• Obesity includes depressive crises and excessive anxiety

Dr Louis, Dr Eyzawiah (centre) and Dr Sit Asmat (most right).
Dr Louis, Dr Eyzawiah (centre) and Dr Sit Asmat (most right).

The power of power nap

Universiti Sains Islam Malaysia (Usim) lecturer and otorhinolaryngologist Dr Eyzawiah Hassan explains whether the quantity of food eaten after breaking fast triggers microsleep.

Firstly, she said the sleep cycle that is influenced by the ‘body clock’ (also known as circadian rhythm) can affect physiological and behavioral functions.

For example, she said individuals who fast will usually be more sleepy in the evening than in the morning.

“Besides that, the content or type of food during fasting and lifestyle during Ramadan also affects.

“In fact, there are also individuals who are more likely to sleep late and wake up earlier (during the fasting month) to perform circumcision rituals such as bertadarus and bertahajud.

"In conclusion, the feeling of drowsiness does not only take into account the factors of overeating during breaking fast and many other factors that influence," she said.

Dr Eyzawiah advised one of the best approaches in overcoming microsleep is to practice the concept of power nap.

She said a power nap is a short sleep during the daytime that lasts around 20 to 30 minutes, between 12.30pm to 1.30pm.

The practice, she said, can make a person come back feeling refreshed and energised in carrying out various activities afterwards.

“Power nap or in Arabic, qailullah is very good for the health of the body and is one of the sunnahs of Rasulullah PBUH. It also replaces the lack of sleep at night.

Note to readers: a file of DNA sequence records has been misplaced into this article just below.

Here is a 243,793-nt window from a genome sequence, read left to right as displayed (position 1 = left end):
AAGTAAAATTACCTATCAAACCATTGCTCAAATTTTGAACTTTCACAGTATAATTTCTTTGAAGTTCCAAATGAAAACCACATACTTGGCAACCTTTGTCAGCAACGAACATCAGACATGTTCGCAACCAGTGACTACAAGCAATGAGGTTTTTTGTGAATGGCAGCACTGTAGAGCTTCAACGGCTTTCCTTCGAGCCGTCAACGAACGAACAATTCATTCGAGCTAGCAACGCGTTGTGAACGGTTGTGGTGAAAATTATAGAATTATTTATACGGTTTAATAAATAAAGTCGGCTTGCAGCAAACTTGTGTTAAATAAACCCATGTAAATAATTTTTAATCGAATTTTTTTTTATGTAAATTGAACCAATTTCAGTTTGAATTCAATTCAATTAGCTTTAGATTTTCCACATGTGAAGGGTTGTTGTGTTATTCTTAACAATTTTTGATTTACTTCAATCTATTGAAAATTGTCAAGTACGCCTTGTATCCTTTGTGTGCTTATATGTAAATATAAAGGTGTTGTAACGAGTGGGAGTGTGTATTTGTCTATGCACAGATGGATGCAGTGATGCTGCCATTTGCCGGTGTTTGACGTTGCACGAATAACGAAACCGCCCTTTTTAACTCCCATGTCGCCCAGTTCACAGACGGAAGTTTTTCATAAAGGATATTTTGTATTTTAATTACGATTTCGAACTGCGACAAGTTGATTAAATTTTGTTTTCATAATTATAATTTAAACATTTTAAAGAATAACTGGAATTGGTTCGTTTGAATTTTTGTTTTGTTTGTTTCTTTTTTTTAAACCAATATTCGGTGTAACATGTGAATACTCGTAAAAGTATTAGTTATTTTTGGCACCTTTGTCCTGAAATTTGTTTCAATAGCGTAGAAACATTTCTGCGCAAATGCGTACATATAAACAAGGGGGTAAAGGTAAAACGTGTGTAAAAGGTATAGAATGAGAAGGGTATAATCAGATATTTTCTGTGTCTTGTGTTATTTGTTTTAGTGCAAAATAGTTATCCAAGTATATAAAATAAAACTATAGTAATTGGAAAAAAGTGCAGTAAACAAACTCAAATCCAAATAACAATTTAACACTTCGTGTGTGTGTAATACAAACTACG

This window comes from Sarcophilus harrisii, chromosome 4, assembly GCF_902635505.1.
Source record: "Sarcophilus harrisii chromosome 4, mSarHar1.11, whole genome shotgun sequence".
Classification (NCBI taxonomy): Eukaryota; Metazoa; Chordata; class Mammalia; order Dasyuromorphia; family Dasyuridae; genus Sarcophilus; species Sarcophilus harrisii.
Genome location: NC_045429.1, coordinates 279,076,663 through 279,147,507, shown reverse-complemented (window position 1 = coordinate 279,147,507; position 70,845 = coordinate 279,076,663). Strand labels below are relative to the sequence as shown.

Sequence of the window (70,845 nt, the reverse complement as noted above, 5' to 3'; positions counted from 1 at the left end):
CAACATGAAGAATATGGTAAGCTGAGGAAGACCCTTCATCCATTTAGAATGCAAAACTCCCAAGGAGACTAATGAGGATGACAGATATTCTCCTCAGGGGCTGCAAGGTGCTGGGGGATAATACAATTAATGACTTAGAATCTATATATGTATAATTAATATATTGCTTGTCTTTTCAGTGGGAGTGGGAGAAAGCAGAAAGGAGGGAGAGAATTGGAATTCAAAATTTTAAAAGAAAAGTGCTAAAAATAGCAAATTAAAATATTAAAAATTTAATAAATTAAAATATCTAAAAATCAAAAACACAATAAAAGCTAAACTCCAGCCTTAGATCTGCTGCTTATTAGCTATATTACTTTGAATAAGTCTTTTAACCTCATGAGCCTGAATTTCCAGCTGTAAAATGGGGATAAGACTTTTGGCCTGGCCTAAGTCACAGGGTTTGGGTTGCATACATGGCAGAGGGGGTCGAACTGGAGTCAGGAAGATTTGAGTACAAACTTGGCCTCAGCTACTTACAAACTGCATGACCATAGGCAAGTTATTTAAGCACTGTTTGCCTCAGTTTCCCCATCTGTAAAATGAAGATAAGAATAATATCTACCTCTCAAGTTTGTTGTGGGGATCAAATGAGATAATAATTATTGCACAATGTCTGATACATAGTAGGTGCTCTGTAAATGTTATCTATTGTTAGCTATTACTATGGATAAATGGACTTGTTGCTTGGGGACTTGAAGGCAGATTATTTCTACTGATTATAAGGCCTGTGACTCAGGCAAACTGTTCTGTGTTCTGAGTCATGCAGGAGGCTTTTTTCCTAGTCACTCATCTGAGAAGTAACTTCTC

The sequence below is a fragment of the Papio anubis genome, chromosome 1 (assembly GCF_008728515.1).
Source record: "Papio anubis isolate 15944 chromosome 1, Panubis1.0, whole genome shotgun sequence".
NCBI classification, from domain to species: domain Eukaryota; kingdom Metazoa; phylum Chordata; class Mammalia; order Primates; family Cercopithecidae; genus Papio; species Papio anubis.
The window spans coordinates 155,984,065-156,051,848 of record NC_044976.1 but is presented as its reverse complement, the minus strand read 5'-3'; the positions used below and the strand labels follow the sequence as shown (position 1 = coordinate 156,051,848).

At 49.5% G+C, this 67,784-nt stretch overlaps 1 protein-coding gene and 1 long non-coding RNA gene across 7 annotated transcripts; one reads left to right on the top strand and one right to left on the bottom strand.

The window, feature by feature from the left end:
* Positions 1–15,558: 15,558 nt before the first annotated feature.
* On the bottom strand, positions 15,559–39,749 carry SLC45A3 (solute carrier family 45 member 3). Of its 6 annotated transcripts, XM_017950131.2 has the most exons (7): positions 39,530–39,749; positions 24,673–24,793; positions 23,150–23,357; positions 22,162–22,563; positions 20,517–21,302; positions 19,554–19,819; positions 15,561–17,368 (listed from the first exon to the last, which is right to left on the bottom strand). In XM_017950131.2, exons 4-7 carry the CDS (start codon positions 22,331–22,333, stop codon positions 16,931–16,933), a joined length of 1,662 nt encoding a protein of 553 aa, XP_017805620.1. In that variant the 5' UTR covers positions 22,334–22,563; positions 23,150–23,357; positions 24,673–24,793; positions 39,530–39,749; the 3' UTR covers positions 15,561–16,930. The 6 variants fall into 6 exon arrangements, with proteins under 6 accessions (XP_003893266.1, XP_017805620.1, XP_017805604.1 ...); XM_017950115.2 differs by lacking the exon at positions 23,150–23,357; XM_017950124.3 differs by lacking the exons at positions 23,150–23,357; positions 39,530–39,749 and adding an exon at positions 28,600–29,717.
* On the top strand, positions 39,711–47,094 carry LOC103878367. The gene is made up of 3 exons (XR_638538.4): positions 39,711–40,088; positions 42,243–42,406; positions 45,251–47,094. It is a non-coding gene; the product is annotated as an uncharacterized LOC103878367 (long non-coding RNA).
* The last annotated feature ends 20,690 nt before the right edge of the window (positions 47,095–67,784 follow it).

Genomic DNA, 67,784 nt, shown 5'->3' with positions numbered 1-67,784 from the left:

"This approach will indirectly give the body and mind a break for a while, in addition to being able to stimulate a better focus of the mind throughout the day," he said.

Dr Eyzawiah said studies have show how a power nap goes a long way in ensuring one is safe and sound.

She said results of a study by American psychologist from University of California Dr Matthew Walker showed a person’s logical and emotional reasoning improving with a power nap.

She added that another way to drive safely and steer clear of microsleep was to drive in the early morning after dawn because a person's cognitive rate is at its highest level in the morning and decreases in the evening.

"If you drive at noon, the heat and sunlight that is too bright can cause fatigue and can trigger microsleep," she said.

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Does caffeine help?

Usually, for long trips, many will enjoy a cup of coffee to ensure that they will not be drowsy and on alert.

However, is this trick really effective?

Otorhinolaryngologist Dr Siti Asmat Md Arepen from Usim said it was true - a moderate caffeine intake can help improve focus and cognitive function.

Based on research, she said consuming 300 milligrams of caffeine twice a day will make a person more alert to the environment.

However, she said if taken in large quantities could possibly lead to dehydration.

“It should be noted that if taken in large quantities, it can cause an increase in the frequency of urination and subsequently lead to dehydration," she said.

Dr Siti Asmat said identifying the cause of microsleep as well as taking preventive measures is more important and effective preventive measure.

However, Dr. Gurevich's is much more direct and concise.

He said: "Don't rely on caffeine to keep you awake!"

Dr Siti Asmat said the same time, a high-calorie and unbalanced diet should also be avoided including eating medications that have drowsy side effects.

  • Here are some tips to avoid microsleep shared by Dr Siti Asmat:
  • Stay alert and active through how you interact with people around or other passengers.
  • If driving alone, turn on the radio as a companion. Favourite songs can reduce drowsiness.
  • Move the local body. For example, do shoulder and neck exercises.
  • Take a short break next to a power nap if you are tired and sleepy.
  • Taking turns driving is also encouraged.
She advised to consult a doctor if you are experiencing microsleep episodes or have any medical conditions that may increase the risk of the sleep disorder.